Are you having trouble opening a new checking or savings account? It may be because a little known financial score called a banking score is hurting your chances of starting an account.
Many of us are familiar with credit scores. And you may even know the steps to take to monitor and improve your credit. But you may be less acquainted with the idea of a banking score, how to find it, or how to fix any errors that could be causing problems.
In this article, we explain what a banking score is and how you can check your score today. You’ll also learn how to remove any mistakes on your banking score so that you can open a checking account ASAP.
What Is A Banking Score?
A banking score is a consumer score created by ChexSystems that ranks how well you handle checking accounts. The score ranges from 100 to 899 with a higher score indicating that you are a lower-risk customer.
Your ChexSystems report will include things like:
- Number of bounced checks
- Number of account closures
- Number of inquiries financial institutions have made about you
- How many check orders you’ve placed
If you have a history of bouncing checks or having accounts closed due to unpaid fees, you may have a low banking score. Here are the steps you can take to improve it.
Request A Free ChexSystems Report
As previously mentioned, ChexSystems is the company that records your banking history. Much like Equifax, Experian and TransUnion track your credit history, ChexSystems tracks your history with checking and savings accounts.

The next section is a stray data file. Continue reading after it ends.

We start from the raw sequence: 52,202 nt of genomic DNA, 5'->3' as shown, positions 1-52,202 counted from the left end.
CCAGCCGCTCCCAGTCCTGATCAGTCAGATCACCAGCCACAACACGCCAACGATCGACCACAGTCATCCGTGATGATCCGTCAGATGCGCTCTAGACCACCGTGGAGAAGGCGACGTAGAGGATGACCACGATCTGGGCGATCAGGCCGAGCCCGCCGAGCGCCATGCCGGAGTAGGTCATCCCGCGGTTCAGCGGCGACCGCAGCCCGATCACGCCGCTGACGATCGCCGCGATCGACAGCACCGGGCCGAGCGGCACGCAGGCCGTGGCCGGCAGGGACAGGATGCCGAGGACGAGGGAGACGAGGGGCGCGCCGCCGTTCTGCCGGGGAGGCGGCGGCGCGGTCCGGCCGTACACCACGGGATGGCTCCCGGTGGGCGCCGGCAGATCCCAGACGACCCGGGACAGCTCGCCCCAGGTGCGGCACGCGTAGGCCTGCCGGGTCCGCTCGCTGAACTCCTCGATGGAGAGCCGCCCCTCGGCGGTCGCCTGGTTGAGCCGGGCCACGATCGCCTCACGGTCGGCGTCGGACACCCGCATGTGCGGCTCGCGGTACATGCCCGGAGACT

You are entitled to one free ChexSystems report every twelve months. You can also request a free ChexSystems Consumer Score.
You can request a free ChexSystems report online. But to get the score, you’ll need to mail the Score Request form to:
Chex Systems, Inc.
Attn: Consumer Relations
7805 Hudson Road, Suite 100
Woodbury, MN 55125
Ask Your Bank To Waive Overdue Fees
Once you receive your report and your banking score, you’ll be able to see what factors are making it difficult for you to open a bank account. Unpaid bank fees, bounced checks, payday loans, and any unpaid debts in collections could be dragging down your banking score.
Unfortunately, overdraft fees and bounced checks can leave many people in a vicious cycle. Rather than deal with fee after fee, ask your bank to waive them. Many banks will waive unpaid fees if you specifically ask a customer service representative to forgive the fees.
Getting the fees waived won’t fix your banking score, but it can help you break the overdraft fee cycle. This tactic works best when you have a current banking relationship.
Ask Financial Institutions To Remove Information From Your ChexSystems Report
If you don’t currently have a checking account, you may want to ask former financial institutions to remove negative information from your ChexSystems report. This may involve a negotiation where you pay old fees in exchange for the bank removing the information from your Chex report.
It’s important to understand that your former bank or credit union is not obligated to remove legitimate negative marks. They may refuse your request, but it can’t hurt to pick up the phone to ask.
If you found any errors in your ChexSystems report, you have the right to dispute it. It’s easy to dispute the errors online.
For most people, the easiest method for disputing errors will be to circle or highlight the errors directly on the report that ChexSystems sent to you. You can take a picture of the error, and upload it along with any supporting documentation to the ChexSystems dispute report link.